Housing Rights in South Africa: Invasions, Evictions, the Media, and the Courts in the Cases of Grootboom, Alexandra, and Bredell
SpringerLink. Urban Forum
Low-income residents in urban South Africa have made use of the courts to fight for what they perceive as their democratic right to a home in the city. Despite a democratic Constitution since 1996, with a Bill of Rights that includes socioeconomic rights, such as adequate housing (albeit with a proviso), there is little consistency in the outcome of the route of access to the city through the judiciary. Over the past two years, three eviction-related cases that involved court applications by illegal occupiers for short periods dominated the news in South Africa, and are frequently referred to in the media. Each had a different outcome, none of them satisfactory, highlighting the limitations of the judiciary as a route to democratic access to the city.The cases discussed in this paper raise the question as to the role of courts in a democratic, yet unequally developed country like South Africa.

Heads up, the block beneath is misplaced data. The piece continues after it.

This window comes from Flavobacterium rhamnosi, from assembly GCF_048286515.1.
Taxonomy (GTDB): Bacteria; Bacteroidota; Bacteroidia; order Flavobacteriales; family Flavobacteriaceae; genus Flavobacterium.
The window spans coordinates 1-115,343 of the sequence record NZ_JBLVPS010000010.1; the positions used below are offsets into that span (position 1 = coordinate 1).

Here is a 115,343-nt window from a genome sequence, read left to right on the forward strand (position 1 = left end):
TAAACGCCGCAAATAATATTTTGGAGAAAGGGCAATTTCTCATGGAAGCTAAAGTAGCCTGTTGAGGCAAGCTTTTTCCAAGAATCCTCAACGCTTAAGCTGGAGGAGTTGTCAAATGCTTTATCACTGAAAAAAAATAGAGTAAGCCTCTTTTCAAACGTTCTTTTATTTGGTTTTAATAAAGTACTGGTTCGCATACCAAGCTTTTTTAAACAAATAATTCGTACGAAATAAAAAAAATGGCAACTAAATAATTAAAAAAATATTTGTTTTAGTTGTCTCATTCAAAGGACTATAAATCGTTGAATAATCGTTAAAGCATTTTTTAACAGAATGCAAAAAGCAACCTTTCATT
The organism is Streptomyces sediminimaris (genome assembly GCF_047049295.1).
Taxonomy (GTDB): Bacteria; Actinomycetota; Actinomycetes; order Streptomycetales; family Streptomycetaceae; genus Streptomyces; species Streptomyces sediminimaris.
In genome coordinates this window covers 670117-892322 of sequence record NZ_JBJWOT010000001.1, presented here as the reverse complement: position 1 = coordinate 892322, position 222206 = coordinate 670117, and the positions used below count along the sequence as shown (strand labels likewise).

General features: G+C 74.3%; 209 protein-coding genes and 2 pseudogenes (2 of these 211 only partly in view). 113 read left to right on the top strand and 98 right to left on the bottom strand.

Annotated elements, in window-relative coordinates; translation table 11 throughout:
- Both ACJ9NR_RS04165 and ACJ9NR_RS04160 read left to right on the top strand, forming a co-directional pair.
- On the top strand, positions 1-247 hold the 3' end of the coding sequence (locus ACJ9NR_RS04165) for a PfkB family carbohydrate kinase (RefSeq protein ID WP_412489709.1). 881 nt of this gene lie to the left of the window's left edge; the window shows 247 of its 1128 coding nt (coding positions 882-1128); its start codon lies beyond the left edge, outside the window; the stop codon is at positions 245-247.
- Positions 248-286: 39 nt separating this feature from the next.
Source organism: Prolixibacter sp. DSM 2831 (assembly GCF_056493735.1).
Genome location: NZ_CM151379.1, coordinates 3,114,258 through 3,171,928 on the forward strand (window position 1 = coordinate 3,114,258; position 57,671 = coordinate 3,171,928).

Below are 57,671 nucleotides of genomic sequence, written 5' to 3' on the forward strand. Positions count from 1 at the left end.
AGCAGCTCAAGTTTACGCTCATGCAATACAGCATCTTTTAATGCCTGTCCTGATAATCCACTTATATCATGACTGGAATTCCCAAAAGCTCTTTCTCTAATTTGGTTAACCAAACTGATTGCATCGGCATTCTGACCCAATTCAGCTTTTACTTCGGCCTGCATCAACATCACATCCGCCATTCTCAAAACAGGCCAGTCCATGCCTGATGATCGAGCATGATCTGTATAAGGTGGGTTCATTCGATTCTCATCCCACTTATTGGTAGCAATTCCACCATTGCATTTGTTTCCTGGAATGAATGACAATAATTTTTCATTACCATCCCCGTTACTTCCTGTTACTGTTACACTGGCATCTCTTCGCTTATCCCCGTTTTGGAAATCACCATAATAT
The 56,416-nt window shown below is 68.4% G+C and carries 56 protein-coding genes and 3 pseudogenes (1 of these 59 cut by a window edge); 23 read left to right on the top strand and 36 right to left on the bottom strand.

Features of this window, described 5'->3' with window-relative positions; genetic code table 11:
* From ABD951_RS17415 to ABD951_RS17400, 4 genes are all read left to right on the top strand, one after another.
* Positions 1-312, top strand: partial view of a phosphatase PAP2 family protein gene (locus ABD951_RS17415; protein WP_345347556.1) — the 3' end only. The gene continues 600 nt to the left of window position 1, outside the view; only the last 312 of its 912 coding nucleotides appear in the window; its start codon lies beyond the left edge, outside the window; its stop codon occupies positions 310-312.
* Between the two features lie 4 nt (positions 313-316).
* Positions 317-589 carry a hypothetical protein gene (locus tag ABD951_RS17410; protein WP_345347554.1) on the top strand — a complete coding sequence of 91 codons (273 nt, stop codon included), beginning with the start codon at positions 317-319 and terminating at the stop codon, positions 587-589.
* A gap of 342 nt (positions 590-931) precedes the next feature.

Housing Rights South Africa; housing evictions, housing invasions; Grootboom Case; Alexandra case, Bredell Case.
Huchzermeyer, Marie. 2003. Housing Rights in South Africa: Invasions, Evictions, the Media, and the Courts in the Cases of Grootboom, Alexandra, and Bredell. Urban Forum, Vol. 14, No. 1, January-March p 80-107